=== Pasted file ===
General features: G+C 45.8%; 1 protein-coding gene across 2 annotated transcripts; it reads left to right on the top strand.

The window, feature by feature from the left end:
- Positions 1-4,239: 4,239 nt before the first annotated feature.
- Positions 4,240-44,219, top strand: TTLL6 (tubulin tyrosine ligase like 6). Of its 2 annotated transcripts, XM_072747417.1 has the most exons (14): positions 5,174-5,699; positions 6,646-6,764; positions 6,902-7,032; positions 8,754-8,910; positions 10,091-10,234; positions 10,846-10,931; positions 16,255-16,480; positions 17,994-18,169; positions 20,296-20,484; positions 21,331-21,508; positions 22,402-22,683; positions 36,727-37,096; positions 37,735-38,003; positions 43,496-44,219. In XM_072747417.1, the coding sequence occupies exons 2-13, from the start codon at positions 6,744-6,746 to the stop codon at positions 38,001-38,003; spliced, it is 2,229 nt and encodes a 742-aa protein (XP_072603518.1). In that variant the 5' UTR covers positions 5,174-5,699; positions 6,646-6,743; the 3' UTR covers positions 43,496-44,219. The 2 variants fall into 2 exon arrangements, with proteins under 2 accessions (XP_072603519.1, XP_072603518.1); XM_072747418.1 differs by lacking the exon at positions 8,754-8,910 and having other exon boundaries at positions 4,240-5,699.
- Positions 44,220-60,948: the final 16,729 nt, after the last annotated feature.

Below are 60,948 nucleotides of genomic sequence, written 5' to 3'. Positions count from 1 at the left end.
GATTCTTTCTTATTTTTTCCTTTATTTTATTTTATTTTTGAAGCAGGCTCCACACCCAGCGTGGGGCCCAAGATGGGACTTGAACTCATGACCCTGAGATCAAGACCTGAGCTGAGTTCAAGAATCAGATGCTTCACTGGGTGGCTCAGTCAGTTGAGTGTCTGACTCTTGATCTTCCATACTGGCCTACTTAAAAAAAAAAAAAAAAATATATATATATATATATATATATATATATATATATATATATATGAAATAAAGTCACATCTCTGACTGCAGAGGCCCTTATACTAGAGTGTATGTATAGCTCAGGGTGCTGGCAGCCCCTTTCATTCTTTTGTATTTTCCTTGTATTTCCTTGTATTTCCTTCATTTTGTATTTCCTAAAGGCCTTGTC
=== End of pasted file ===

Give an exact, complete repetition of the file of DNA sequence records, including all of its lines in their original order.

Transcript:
General features: G+C 45.8%; 1 protein-coding gene across 2 annotated transcripts; it reads left to right on the top strand.

The window, feature by feature from the left end:
- Positions 1-4,239: 4,239 nt before the first annotated feature.
- Positions 4,240-44,219, top strand: TTLL6 (tubulin tyrosine ligase like 6). Of its 2 annotated transcripts, XM_072747417.1 has the most exons (14): positions 5,174-5,699; positions 6,646-6,764; positions 6,902-7,032; positions 8,754-8,910; positions 10,091-10,234; positions 10,846-10,931; positions 16,255-16,480; positions 17,994-18,169; positions 20,296-20,484; positions 21,331-21,508; positions 22,402-22,683; positions 36,727-37,096; positions 37,735-38,003; positions 43,496-44,219. In XM_072747417.1, the coding sequence occupies exons 2-13, from the start codon at positions 6,744-6,746 to the stop codon at positions 38,001-38,003; spliced, it is 2,229 nt and encodes a 742-aa protein (XP_072603518.1). In that variant the 5' UTR covers positions 5,174-5,699; positions 6,646-6,743; the 3' UTR covers positions 43,496-44,219. The 2 variants fall into 2 exon arrangements, with proteins under 2 accessions (XP_072603519.1, XP_072603518.1); XM_072747418.1 differs by lacking the exon at positions 8,754-8,910 and having other exon boundaries at positions 4,240-5,699.
- Positions 44,220-60,948: the final 16,729 nt, after the last annotated feature.

Below are 60,948 nucleotides of genomic sequence, written 5' to 3'. Positions count from 1 at the left end.
GATTCTTTCTTATTTTTTCCTTTATTTTATTTTATTTTTGAAGCAGGCTCCACACCCAGCGTGGGGCCCAAGATGGGACTTGAACTCATGACCCTGAGATCAAGACCTGAGCTGAGTTCAAGAATCAGATGCTTCACTGGGTGGCTCAGTCAGTTGAGTGTCTGACTCTTGATCTTCCATACTGGCCTACTTAAAAAAAAAAAAAAAAATATATATATATATATATATATATATATATATATATATATATATGAAATAAAGTCACATCTCTGACTGCAGAGGCCCTTATACTAGAGTGTATGTATAGCTCAGGGTGCTGGCAGCCCCTTTCATTCTTTTGTATTTTCCTTGTATTTCCTTGTATTTCCTTCATTTTGTATTTCCTAAAGGCCTTGTC